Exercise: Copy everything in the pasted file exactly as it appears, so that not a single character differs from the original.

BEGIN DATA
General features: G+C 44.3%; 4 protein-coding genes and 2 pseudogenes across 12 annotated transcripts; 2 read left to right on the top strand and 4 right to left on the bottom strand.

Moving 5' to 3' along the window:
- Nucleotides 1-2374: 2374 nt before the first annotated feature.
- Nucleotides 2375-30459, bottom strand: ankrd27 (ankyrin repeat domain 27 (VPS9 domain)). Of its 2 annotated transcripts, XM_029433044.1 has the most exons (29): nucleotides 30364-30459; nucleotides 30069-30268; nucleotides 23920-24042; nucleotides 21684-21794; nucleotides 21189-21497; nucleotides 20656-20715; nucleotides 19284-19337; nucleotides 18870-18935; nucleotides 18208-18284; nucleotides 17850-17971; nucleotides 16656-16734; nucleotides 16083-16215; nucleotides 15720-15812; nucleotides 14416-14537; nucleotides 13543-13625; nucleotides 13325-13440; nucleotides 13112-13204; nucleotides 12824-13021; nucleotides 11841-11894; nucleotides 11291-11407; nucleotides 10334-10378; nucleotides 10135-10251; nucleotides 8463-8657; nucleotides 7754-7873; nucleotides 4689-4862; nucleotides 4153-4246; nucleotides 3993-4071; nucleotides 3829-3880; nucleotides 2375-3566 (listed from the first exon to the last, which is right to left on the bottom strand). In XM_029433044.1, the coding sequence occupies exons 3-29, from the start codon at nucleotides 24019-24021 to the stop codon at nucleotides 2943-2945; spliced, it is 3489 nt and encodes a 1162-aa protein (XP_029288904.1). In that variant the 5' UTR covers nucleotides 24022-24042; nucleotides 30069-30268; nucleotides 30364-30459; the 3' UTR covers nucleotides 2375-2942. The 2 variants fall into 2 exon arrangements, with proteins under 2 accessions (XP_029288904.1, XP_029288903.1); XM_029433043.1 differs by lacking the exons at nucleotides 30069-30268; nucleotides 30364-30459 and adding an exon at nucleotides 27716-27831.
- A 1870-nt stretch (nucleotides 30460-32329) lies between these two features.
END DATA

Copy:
General features: G+C 44.3%; 4 protein-coding genes and 2 pseudogenes across 12 annotated transcripts; 2 read left to right on the top strand and 4 right to left on the bottom strand.

Moving 5' to 3' along the window:
- Nucleotides 1-2374: 2374 nt before the first annotated feature.
- Nucleotides 2375-30459, bottom strand: ankrd27 (ankyrin repeat domain 27 (VPS9 domain)). Of its 2 annotated transcripts, XM_029433044.1 has the most exons (29): nucleotides 30364-30459; nucleotides 30069-30268; nucleotides 23920-24042; nucleotides 21684-21794; nucleotides 21189-21497; nucleotides 20656-20715; nucleotides 19284-19337; nucleotides 18870-18935; nucleotides 18208-18284; nucleotides 17850-17971; nucleotides 16656-16734; nucleotides 16083-16215; nucleotides 15720-15812; nucleotides 14416-14537; nucleotides 13543-13625; nucleotides 13325-13440; nucleotides 13112-13204; nucleotides 12824-13021; nucleotides 11841-11894; nucleotides 11291-11407; nucleotides 10334-10378; nucleotides 10135-10251; nucleotides 8463-8657; nucleotides 7754-7873; nucleotides 4689-4862; nucleotides 4153-4246; nucleotides 3993-4071; nucleotides 3829-3880; nucleotides 2375-3566 (listed from the first exon to the last, which is right to left on the bottom strand). In XM_029433044.1, the coding sequence occupies exons 3-29, from the start codon at nucleotides 24019-24021 to the stop codon at nucleotides 2943-2945; spliced, it is 3489 nt and encodes a 1162-aa protein (XP_029288904.1). In that variant the 5' UTR covers nucleotides 24022-24042; nucleotides 30069-30268; nucleotides 30364-30459; the 3' UTR covers nucleotides 2375-2942. The 2 variants fall into 2 exon arrangements, with proteins under 2 accessions (XP_029288904.1, XP_029288903.1); XM_029433043.1 differs by lacking the exons at nucleotides 30069-30268; nucleotides 30364-30459 and adding an exon at nucleotides 27716-27831.
- A 1870-nt stretch (nucleotides 30460-32329) lies between these two features.